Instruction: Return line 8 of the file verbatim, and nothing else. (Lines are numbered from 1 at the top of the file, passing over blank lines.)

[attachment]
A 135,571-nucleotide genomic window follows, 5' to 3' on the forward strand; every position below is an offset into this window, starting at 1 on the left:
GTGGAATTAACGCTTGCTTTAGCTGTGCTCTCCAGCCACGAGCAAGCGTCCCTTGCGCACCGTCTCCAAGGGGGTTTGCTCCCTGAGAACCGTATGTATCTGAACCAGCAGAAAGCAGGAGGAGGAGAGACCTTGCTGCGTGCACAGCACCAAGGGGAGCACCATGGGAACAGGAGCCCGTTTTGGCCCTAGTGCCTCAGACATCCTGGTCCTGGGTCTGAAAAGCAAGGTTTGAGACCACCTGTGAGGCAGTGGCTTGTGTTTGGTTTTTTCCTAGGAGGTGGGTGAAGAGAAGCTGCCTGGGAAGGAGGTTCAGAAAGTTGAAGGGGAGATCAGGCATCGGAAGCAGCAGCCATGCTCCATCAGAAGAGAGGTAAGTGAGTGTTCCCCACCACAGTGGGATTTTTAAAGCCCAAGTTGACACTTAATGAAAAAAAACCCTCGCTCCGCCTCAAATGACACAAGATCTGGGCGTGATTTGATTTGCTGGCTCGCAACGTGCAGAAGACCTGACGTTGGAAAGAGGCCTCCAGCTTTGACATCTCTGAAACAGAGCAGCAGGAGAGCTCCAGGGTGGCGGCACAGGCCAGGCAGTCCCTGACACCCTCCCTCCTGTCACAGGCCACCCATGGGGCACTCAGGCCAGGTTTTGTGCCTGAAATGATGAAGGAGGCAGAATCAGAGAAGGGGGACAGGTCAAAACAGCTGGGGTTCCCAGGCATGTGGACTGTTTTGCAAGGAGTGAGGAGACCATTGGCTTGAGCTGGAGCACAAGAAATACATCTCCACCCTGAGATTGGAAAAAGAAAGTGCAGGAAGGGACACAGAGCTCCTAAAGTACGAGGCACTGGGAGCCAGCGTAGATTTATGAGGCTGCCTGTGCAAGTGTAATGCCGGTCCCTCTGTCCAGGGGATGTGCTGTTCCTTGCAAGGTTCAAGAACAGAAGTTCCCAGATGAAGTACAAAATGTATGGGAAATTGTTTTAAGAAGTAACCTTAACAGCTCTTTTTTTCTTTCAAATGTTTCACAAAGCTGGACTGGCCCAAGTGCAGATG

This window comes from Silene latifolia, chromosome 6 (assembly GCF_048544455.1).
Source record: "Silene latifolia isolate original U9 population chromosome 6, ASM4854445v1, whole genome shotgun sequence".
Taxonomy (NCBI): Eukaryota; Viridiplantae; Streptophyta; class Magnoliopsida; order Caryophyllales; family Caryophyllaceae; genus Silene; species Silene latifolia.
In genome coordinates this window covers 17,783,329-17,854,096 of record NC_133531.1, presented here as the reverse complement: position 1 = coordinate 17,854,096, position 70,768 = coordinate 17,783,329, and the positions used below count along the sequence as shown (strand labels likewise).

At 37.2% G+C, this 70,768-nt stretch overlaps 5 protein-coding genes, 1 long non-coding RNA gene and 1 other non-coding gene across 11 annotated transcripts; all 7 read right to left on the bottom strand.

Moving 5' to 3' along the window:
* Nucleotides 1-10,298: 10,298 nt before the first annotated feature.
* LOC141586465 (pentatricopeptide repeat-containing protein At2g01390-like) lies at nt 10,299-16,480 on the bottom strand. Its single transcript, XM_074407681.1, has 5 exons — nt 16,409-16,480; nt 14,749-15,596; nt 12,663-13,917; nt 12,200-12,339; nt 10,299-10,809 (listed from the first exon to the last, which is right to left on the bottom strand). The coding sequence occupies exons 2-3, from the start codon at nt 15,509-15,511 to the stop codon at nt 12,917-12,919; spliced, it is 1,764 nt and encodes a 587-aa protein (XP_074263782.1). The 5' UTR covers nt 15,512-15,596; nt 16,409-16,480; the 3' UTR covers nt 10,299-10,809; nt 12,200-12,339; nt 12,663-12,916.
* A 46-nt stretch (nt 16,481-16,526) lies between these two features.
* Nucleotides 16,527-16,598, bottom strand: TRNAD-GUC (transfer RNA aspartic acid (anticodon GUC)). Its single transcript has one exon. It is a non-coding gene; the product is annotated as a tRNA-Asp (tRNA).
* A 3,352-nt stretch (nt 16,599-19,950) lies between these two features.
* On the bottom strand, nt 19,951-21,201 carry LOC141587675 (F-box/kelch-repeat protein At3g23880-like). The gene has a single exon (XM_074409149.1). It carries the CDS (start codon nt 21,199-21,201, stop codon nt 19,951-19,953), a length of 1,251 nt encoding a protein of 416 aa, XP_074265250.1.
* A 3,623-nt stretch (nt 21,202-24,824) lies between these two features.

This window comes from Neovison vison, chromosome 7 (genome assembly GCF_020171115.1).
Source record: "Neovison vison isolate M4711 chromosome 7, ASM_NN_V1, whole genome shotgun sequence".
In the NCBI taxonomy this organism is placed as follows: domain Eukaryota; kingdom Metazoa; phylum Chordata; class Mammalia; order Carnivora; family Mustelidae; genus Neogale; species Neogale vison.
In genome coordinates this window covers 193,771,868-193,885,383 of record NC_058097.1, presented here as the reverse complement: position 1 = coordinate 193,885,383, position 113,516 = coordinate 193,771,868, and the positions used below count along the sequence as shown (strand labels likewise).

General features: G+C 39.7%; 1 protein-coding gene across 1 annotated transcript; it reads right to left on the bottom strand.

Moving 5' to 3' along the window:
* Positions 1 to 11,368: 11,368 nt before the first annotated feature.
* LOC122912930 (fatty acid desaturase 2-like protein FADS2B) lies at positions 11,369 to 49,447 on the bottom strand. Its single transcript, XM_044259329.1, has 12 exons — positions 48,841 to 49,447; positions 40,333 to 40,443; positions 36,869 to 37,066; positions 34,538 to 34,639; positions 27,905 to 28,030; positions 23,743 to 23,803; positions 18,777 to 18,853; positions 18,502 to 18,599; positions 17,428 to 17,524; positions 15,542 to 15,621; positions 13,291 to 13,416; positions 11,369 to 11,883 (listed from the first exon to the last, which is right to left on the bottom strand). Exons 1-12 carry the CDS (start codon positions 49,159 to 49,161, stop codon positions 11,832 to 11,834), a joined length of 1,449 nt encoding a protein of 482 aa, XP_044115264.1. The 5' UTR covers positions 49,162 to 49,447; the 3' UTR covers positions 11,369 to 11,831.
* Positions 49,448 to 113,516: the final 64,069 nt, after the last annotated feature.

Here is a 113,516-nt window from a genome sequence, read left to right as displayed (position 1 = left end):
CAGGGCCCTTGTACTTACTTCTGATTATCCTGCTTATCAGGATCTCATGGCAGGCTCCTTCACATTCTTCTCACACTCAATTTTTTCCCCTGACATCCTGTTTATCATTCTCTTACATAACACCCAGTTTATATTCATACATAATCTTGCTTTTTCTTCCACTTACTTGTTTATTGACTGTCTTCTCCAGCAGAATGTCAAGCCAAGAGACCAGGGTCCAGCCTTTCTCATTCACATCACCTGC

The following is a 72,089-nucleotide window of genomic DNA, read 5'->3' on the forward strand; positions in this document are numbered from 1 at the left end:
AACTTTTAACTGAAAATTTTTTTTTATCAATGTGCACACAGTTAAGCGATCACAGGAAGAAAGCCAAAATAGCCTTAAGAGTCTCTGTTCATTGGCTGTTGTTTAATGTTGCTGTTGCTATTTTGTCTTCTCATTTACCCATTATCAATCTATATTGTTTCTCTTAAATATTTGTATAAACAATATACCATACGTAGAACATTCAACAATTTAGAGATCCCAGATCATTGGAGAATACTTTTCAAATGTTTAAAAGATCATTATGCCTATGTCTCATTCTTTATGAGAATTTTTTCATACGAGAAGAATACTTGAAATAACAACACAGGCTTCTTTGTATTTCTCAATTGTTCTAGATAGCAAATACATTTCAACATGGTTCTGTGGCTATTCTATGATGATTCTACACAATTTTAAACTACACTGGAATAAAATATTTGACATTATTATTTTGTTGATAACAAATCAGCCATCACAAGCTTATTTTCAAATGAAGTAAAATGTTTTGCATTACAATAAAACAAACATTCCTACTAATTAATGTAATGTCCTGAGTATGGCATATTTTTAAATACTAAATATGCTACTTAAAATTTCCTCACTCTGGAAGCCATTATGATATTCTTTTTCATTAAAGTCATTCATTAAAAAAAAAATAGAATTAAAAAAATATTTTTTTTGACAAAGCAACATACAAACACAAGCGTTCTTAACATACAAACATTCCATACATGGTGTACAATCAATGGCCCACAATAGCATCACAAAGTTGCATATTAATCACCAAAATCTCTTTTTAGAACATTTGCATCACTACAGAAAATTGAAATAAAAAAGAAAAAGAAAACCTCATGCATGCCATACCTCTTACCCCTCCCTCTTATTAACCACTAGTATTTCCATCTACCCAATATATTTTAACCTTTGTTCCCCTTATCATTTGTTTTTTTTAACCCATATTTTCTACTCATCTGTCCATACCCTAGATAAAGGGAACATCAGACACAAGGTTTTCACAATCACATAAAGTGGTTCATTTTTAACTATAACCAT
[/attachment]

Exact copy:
Moving 5' to 3' along the window: